Film Review: The Tale of DespereauxComputer-animated, painterly adaptation of the Newberry Award-winning children's novel is a blunt sword of moral lessons with a character more insufferable than inspiring.
Children's-book adaptations tend to be either devotedly faithful or desperately extended. For every The Cat in the Hat (1971), the TV special that retained and trusted the original material, adding self-contained song sequences, there's at least an equal number like the 2003 big-screen version, the live-action kitty litter that vulgarized and bowdlerized the book, sacrificing it on the altar of ego amid misjudgment of modern sensibility. The Tale of Despereaux, adapted from Kate DiCamillo's (Because of Winn-Dixie) Newberry Award-winning 2003 children's novel, paints a distinctive world of contemplative somberness, in which a Disney-cute character engages in admirable heroics for a good cause. As saccharine as that sounds, it apparently worked in prose, with its interior monologues, personal explications and DiCamillo's assured voice. Onscreen, however, it plays cloyingly and derivatively, draining whatever magic the book may have held.
Part of the problem is a lack of any theme other than such broad bromides as "Follow your heart," and "Do the right thing." Brave little castle mouse Despereaux Tilling (voice of Matthew Broderick)—besotted with fairy-tale notions of chivalry and heroism, and desiring to rescue Princess Pea (Emma Watson) and the Kingdom of Dor from their doldrums—is as bland and undefined as the voiceless robot WALL-E is rich and individualistic. Born with exceptionally large ears—a major point of the book, with his subsequent keen hearing serving as his impetus to be adventurous, but given short shrift here—Despereaux can't conform to the mousy precepts taught in school. His curiosity conquers cowardice, worrying his family and his teacher, and while we're supposed to appreciate his spunk, it simply comes off as a nonconformist stubbornness for its own sake: Mice really are better off running when they see a cat, or fleeing at the sight of a knife. And if the teachers and other students aren't wrong, what does that make our hero?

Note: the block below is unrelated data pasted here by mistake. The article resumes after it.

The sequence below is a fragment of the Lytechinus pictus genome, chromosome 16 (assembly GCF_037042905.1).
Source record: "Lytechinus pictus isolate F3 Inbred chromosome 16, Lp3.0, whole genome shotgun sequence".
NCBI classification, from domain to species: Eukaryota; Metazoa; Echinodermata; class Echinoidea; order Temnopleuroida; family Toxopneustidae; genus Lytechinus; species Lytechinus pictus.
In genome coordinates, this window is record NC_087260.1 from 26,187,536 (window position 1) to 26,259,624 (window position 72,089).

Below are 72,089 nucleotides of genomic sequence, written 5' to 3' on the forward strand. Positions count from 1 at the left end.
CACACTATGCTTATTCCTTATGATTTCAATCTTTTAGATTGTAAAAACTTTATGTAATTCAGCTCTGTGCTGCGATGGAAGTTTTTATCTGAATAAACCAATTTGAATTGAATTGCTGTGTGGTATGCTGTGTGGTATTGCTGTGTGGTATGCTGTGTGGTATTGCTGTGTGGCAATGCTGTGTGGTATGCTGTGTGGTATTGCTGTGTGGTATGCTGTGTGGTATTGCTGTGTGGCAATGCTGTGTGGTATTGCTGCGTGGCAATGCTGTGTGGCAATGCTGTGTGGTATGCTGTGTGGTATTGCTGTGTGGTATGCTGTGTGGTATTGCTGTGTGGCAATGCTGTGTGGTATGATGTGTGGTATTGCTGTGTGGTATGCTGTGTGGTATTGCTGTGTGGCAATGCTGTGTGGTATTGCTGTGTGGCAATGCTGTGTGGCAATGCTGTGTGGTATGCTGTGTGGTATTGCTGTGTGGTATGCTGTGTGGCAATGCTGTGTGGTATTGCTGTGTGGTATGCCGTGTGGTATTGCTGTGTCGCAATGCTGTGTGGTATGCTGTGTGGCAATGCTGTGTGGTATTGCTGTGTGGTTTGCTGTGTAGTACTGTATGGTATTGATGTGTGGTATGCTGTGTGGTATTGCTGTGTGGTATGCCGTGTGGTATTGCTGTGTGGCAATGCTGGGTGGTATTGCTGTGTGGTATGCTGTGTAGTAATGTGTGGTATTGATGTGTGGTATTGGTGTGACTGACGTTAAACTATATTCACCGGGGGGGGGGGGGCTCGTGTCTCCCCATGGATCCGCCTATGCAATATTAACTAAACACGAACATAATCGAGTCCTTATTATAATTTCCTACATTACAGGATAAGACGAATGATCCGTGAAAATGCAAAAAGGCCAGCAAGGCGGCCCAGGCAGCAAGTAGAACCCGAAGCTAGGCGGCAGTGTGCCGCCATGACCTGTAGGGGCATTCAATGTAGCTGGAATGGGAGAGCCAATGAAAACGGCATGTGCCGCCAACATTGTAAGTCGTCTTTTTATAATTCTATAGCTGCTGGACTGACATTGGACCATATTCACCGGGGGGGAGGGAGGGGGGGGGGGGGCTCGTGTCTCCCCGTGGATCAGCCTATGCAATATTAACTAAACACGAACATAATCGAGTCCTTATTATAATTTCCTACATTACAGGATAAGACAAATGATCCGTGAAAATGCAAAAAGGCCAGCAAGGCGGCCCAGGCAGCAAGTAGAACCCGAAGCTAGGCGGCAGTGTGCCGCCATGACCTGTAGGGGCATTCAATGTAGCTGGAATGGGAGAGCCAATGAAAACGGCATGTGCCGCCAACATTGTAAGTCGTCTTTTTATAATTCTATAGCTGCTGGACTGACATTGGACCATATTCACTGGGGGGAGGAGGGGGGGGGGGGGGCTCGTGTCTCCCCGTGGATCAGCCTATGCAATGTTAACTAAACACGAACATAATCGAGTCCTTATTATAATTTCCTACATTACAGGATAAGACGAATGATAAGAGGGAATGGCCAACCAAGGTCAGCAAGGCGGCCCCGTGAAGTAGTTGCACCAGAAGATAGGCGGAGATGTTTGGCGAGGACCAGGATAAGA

The book doubtless struck a balance and explained how a well-considered judgment is generally more useful than a knee-jerk response, but that doesn't get conveyed in the film—which loses sight of the title character for several stretches and becomes instead the story of the rat Roscuro (Dustin Hoffman), a nonconformist in the harsh, underground rat-world, in that he loves the light. Rather than serve as a supporting character, he actually opens the movie and is the de facto star for a long first chunk. (This was not so in the book.) Splitting the lead that way simply waters down even more the overly general themes.
Not helping are clunky parallels with the endlessly more entrancing Ratatouille, which also features a nonconformist, soup-enamored rat franticly trying to escape a kitchen where sharp and heavy objects are being thrown and heaved at him—there's even a diminutive chef-tyrant with a French accent (Kevin Kline). And shades of Dumbo: Despereaux uses his elephantine ears to glide in the air? Really? We couldn't swipe a little less blatantly?
While armored-knight movements in particular are inexcusably awkward given the state of CGI, the look of the film, consciously emulating the Dutch masters, can be achingly lush and lovely in its outdoor scenes. And sequences of Despereaux's mind's-eye imagining a fairy tale play out in wonderfully flat, bright interludes that are like playing-card figures and stained-glass windows come to life. But there's little life or vibrancy here otherwise.